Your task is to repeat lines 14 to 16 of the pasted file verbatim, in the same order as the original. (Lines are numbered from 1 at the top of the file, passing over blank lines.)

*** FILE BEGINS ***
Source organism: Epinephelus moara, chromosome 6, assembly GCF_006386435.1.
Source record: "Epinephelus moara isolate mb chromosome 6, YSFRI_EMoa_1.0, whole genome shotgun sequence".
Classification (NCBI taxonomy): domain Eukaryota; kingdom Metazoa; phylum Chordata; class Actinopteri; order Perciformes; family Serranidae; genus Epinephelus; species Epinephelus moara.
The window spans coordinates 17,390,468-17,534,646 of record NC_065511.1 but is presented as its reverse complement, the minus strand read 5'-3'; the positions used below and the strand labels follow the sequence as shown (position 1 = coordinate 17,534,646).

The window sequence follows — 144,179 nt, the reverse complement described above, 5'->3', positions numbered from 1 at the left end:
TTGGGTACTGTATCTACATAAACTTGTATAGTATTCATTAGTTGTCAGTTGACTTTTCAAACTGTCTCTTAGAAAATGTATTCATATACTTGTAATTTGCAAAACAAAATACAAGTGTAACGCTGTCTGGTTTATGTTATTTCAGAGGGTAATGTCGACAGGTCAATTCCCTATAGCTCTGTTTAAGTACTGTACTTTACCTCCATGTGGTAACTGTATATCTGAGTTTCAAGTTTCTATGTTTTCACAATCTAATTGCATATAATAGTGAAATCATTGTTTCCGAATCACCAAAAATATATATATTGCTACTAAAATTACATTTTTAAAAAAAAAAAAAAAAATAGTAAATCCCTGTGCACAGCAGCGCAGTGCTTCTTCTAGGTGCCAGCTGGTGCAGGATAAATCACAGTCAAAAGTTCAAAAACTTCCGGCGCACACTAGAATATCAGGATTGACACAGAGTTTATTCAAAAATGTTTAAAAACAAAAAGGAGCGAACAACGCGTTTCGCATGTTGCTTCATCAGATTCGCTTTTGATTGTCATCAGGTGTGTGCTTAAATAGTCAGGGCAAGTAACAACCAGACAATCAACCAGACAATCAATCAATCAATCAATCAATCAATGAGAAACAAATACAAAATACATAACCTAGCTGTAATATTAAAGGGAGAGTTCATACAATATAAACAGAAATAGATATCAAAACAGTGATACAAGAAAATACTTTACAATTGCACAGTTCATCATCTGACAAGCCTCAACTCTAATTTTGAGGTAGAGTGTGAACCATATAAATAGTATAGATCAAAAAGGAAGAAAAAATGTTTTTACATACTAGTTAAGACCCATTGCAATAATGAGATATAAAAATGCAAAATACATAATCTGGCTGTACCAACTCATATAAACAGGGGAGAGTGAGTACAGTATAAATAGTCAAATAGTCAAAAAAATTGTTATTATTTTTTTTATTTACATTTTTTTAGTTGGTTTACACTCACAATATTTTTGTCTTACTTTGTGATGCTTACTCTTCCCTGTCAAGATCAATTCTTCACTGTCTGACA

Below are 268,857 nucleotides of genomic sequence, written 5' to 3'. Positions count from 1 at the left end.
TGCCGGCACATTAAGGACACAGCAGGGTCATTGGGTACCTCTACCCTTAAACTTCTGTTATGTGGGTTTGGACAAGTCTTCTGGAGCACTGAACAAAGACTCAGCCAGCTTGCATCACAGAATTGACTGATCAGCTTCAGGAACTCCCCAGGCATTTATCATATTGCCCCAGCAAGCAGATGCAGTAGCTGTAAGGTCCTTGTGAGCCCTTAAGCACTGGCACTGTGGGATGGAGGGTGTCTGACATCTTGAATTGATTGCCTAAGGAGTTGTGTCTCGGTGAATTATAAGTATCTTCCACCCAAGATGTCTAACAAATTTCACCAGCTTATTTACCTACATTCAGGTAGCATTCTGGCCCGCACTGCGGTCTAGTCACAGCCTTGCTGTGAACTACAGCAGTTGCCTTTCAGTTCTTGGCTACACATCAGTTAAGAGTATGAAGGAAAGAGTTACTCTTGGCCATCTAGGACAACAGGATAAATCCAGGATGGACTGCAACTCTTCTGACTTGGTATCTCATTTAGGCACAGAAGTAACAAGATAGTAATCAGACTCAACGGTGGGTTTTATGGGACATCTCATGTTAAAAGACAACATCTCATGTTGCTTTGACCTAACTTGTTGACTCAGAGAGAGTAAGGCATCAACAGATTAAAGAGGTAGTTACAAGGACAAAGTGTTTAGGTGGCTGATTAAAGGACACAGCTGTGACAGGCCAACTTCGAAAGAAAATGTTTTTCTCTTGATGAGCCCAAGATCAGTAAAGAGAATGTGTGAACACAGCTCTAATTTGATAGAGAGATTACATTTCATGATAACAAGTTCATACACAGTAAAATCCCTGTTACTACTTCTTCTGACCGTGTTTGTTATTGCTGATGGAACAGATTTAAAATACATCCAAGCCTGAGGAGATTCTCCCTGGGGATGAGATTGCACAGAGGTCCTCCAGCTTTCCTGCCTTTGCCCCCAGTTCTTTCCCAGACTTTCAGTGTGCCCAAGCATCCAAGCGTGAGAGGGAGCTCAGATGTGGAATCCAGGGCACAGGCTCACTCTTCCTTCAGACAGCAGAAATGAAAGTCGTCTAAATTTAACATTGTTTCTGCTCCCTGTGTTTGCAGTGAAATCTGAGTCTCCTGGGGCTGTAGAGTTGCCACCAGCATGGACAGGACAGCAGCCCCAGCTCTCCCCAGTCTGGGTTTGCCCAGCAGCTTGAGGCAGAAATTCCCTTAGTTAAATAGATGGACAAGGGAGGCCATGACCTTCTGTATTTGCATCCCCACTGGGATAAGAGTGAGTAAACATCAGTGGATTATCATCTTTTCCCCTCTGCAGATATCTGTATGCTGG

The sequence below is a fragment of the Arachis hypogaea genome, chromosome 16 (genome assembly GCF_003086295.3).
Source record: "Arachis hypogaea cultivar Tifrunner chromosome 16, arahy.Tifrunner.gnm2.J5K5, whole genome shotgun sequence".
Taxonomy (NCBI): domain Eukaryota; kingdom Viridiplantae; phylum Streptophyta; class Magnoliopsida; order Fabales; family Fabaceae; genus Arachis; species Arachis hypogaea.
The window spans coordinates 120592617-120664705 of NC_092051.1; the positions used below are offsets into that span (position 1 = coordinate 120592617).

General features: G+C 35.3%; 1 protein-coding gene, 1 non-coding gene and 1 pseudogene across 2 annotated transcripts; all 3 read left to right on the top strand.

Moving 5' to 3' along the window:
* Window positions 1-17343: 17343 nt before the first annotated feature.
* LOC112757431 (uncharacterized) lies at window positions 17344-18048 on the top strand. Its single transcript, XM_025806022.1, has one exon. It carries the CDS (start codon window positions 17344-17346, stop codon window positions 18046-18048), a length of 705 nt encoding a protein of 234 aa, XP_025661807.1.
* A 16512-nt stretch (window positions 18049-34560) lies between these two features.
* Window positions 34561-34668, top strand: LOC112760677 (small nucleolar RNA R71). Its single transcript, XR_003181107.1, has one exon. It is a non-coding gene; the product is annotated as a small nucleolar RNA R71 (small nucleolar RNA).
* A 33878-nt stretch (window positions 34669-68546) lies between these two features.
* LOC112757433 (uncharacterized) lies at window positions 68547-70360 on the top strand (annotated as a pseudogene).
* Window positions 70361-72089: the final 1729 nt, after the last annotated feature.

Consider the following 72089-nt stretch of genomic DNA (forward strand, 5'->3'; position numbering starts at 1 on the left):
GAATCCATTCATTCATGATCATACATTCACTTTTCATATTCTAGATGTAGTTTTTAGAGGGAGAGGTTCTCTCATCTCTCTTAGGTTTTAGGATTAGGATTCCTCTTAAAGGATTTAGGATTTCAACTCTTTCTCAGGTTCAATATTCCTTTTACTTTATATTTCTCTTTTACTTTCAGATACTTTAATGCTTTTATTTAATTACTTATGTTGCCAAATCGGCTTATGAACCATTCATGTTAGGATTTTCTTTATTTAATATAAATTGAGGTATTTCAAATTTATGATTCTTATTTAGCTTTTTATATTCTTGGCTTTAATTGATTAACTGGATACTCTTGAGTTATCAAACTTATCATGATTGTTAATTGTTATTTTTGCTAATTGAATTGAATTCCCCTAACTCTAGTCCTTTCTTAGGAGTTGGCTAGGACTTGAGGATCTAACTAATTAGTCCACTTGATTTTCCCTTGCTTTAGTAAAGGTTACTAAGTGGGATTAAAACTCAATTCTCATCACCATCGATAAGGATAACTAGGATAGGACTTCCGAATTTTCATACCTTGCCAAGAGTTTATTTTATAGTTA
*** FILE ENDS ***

Moving 5' to 3' along the window:
* Window positions 1-17343: 17343 nt before the first annotated feature.
* LOC112757431 (uncharacterized) lies at window positions 17344-18048 on the top strand. Its single transcript, XM_025806022.1, has one exon. It carries the CDS (start codon window positions 17344-17346, stop codon window positions 18046-18048), a length of 705 nt encoding a protein of 234 aa, XP_025661807.1.